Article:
For big companies looking to spend big budgets, the Big Data pitch for security information and event management (SIEM) systems is a good fit. But other improvements are on the way

Dark Reading Staff, Dark Reading

February 22, 2013

4 Min Read

So let's get this out of the way: When vendors utter the phrase "security information and event management," or SIEM, at next week's RSA Conference, it's business beau "Big Data" will be no more than a sentence away.

With large enterprises seeking to gain situational awareness into what is happening on hundreds, if not thousands of network devices, using the business analytics model of Big Data makes sense. For that reason, the mantra of the "three Vs of data" -- velocity, volume, and variety -- will likely echo from booth to booth throughout the exposition hall.

"With SIEM, if you have the right set of tools, you can easily collect a lot of information, and you can store a lot of information for compliance reasons, and do fast analysis of the data coming from different sources," says Varun Kohli, director of product marketing for Hewlett-Packard's enterprise security products group. "So SIEM is one of the tools that is absolutely aligned with the problems of big data and the solutions that it can offer."

Yet Big Security is for the large enterprise, at least today. While analysts expect 40 percent of companies to start tapping their big security data by 2016, today only a small fraction -- about 3 percent of companies -- are doing it today, says Kohli.

But the SIEM story is not all about Big Data. Companies in the market for a more modest SIEM should expect a number of improvements this year.

1. Easier to use
Another big meme for the conference is the dire shortage in security manpower. Unfortunately, getting the most from a SIEM system typically requires good security analysts.

The tension between those two opposing factors means that vendors are constantly trying to deliver the basic abilities of managing and organizing event logs, normalizing the events and allowing the search and correlation of data without requiring a full-time security-analyst staff.

"Expecting me to spend 18 months to deploy this system, as if it was a niche technology, is no longer acceptable," says Nicole Pauls, director of product management for SolarWinds, a mid-market network-management software maker. Most of the mid-sized businesses do not have even a single person that manages security full time, so creating a simple system is key.

[Security products are featuring more analytics these days to help automate and speed the interpretation and response process, but any rules, algorithms, or interpretations of the data can also reflect the perspective and assumptions of whoever created them. See Rashōmonitoring.]

Managed services are currently a good way to bridge the expertise gap, says Roger Thornton, chief technical officer of unified-security management vendor AlienVault.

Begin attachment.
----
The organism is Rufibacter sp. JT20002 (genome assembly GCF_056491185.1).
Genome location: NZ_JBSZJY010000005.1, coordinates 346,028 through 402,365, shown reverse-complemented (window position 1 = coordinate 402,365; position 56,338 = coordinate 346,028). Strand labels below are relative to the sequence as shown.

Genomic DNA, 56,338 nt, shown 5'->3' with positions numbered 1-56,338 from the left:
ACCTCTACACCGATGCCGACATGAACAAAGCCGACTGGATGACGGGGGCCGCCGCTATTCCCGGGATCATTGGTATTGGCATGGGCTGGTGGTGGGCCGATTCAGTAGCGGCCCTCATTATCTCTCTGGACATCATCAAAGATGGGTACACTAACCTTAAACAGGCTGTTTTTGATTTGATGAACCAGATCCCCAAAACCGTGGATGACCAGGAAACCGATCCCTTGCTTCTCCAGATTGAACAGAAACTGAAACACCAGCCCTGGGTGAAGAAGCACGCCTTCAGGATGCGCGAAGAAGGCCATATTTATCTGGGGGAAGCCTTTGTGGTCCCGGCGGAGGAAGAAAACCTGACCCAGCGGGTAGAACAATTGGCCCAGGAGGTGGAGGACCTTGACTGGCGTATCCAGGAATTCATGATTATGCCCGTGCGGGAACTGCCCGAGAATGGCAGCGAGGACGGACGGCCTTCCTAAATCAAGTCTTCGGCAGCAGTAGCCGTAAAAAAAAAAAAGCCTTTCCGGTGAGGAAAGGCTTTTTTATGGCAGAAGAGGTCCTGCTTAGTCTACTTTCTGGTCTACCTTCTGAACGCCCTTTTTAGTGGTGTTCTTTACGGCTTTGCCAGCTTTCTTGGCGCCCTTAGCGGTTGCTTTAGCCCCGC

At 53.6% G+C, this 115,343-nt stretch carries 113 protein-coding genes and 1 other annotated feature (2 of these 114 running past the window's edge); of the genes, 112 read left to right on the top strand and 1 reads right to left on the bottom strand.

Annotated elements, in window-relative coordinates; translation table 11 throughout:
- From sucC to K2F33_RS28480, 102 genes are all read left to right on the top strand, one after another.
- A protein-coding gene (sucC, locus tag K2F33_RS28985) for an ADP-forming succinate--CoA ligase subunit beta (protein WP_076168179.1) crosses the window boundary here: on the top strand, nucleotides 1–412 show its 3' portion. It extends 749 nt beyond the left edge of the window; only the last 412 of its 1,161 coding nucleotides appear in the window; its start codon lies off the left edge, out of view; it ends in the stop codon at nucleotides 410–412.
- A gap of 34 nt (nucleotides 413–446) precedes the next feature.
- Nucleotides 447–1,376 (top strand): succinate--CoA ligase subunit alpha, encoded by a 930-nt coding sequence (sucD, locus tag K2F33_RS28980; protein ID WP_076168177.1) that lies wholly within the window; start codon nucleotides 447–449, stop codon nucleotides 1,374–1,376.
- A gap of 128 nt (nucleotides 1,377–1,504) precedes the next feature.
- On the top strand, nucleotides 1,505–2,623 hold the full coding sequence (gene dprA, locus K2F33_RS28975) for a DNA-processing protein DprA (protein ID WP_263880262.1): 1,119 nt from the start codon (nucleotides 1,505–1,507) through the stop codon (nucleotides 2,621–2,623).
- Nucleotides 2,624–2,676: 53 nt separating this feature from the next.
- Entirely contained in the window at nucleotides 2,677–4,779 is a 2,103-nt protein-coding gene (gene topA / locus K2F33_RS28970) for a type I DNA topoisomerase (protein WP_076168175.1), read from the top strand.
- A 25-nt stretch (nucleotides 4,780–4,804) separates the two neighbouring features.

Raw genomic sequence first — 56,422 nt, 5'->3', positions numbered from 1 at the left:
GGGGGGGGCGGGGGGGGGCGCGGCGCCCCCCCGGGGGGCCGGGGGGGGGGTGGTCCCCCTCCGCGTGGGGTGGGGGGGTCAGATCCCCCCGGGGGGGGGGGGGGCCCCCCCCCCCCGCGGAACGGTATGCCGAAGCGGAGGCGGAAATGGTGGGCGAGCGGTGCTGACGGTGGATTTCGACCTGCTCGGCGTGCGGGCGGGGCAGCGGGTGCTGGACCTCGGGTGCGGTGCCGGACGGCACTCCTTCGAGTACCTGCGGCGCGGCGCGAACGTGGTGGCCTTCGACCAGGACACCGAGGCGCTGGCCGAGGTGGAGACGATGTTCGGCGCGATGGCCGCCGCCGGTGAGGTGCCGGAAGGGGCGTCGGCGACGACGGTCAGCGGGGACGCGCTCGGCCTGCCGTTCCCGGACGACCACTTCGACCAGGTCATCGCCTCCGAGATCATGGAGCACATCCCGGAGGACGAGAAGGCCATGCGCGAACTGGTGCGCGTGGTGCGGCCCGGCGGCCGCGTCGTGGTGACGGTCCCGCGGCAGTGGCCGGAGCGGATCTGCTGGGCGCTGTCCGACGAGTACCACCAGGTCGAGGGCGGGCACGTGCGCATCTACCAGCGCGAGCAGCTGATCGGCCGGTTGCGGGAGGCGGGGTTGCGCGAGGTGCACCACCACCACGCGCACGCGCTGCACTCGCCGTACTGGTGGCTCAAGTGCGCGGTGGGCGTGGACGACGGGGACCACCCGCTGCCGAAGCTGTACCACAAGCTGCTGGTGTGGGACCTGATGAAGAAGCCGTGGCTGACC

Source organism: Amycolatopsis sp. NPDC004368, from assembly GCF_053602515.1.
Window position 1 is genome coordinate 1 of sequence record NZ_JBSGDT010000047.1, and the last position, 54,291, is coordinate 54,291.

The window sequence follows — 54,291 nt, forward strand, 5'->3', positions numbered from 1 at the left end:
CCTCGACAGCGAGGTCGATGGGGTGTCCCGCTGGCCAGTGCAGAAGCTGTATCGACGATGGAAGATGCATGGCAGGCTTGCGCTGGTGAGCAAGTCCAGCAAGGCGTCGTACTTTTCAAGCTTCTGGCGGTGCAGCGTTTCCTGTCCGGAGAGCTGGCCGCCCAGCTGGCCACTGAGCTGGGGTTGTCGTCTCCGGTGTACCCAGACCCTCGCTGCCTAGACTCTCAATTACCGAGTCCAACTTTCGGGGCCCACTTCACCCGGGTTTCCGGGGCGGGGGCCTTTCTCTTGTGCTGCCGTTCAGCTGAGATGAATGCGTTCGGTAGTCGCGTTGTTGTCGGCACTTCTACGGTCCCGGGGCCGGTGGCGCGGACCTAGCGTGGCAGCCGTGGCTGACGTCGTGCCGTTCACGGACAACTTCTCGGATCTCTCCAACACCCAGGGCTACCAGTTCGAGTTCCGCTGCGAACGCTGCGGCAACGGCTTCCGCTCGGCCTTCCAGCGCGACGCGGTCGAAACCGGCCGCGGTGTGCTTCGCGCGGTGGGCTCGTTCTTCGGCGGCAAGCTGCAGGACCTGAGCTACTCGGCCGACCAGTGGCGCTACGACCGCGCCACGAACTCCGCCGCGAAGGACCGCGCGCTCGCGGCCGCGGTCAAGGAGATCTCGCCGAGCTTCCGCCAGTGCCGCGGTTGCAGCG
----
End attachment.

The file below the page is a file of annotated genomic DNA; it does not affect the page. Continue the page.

"There are a lot of companies out there that are offering their services to help deploy and manage, and -- more and more -- those guys are asking for a pretty reasonable price to give clients what they need," he says."

2. Adding security intelligence
More companies are also looking at using threat intelligence to allow their SIEM system to account for attacks that may target a company.

"There is a lot of threat intelligence feeds coming in: the bad URLs, the phishing addresses and bad IP addresses," says James B. O’Kane, managing principal of Vigilant, which helps clients focus their SIEM systems on risks. "And we see clients taking that feed and writing some use cases and marry other pieces of data to that feed."

IBM, which purchased SIEM vendor Q1 Labs in October 2011, is another company that is taking cues form their customers' use of additional sources of information, such as threat-intelligence feeds.

"More and more customers are asking what they can add to the platform and what can be added to the platform," says Michael Applebaum, program director at IBM Security Systems. "You can draw more insight with who is doing what with what systems and in what situations."

3. Changing response based on risk
Companies are also looking to gain more context from their SIEM systems. Augmenting SIEM analysis with knowledge about different IT assets inside a company and events, such as vulnerabilities and existing threats, could help companies gauge the their risk, says HP's Kohli.

"It might make sense to say, 'We know that this asset is very critical to the business, and it uses Java and a new vulnerability has been found, so lets increase the risk score,'" he says.

While such features are already seen in compliance and governance solutions, bringing that capability together with SIEM can give companies a better view of their current security, he says.

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Dark Reading Staff

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